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Meaning of the word “Wattle.”

IT is desirable that we should become conversant with the meaning of the terms we use, and therefore I proceed to give the meaning of the word wattle, which is usually employed merely as a name.

In Webster's Dictionary (see also Skeat) a wattle is defined as a twig or flexible rod; a hurdle made of such rods; a rod laid on a roof to support the thatch. Hence, when used as a verb, it signifies to bind with twigs; to twist or interweave (twigs) one with another; to plait, to form of plaited twigs. It has the same derivation as the word wallet, both being from the Anglo-Saxon watel, a hurdle, covering; in Middle English signifying a bag; the verb is watelen, to wattle, twist together, strengthen with hurdles. It is a matter of common knowledge how small trees were used in the manner indicated in the above definitions, in the erection of various structures in the early days of the Colony. Acacias were undoubtedly used (with other small trees), and it is interesting to the student of language to note how the word wattle has now become practically synonymous with Acacia.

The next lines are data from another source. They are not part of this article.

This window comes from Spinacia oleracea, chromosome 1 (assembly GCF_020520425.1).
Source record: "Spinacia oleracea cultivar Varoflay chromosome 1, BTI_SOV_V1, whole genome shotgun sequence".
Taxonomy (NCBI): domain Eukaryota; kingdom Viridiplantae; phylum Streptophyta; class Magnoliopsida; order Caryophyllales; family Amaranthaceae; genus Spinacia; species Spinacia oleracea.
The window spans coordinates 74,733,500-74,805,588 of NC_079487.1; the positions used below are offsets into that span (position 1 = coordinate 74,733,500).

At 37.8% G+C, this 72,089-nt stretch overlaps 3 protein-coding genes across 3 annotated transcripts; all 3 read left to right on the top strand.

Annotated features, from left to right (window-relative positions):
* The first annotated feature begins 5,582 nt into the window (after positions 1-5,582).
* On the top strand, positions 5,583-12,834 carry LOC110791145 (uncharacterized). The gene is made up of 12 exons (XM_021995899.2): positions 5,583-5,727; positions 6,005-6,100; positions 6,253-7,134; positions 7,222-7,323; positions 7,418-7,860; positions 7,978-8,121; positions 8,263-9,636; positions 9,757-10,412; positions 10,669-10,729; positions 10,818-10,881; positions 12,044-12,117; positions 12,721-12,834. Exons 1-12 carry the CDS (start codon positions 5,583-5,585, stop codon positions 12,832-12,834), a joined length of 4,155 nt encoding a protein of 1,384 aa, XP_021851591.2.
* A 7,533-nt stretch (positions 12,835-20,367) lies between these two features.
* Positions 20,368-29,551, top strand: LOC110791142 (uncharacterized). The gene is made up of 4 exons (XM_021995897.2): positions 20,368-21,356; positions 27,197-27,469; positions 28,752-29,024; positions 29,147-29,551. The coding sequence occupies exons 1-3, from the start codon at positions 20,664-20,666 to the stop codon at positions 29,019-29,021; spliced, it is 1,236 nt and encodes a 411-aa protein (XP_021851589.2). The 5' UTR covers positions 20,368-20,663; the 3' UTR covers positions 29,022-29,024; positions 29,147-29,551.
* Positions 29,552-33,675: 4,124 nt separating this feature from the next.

The Rev. Dr. Woolls, however, assures me that the earliest application of the word wattle was not to an Acacia at all, but to Callicoma serratifolia, Andr., a small tree belonging to the Saxifrageœ, and which is generally found near watercourses. It was probably abundant along the course of the streams which flowed into “Sydney Cove;” and in the earliest records of “dab and wattle” structures, the tough saplings of this species were alluded to. It is called “black wattle,” at page 201 of vol. iii of Don's work on Dichlamydeous Plants, published in 1834. The compact round heads of flowers have a general resemblance to those of wattles, and I have, on more than one occasion, when out in the bush, been asked by an unbotanical companion, “What kind of wattle is this?”

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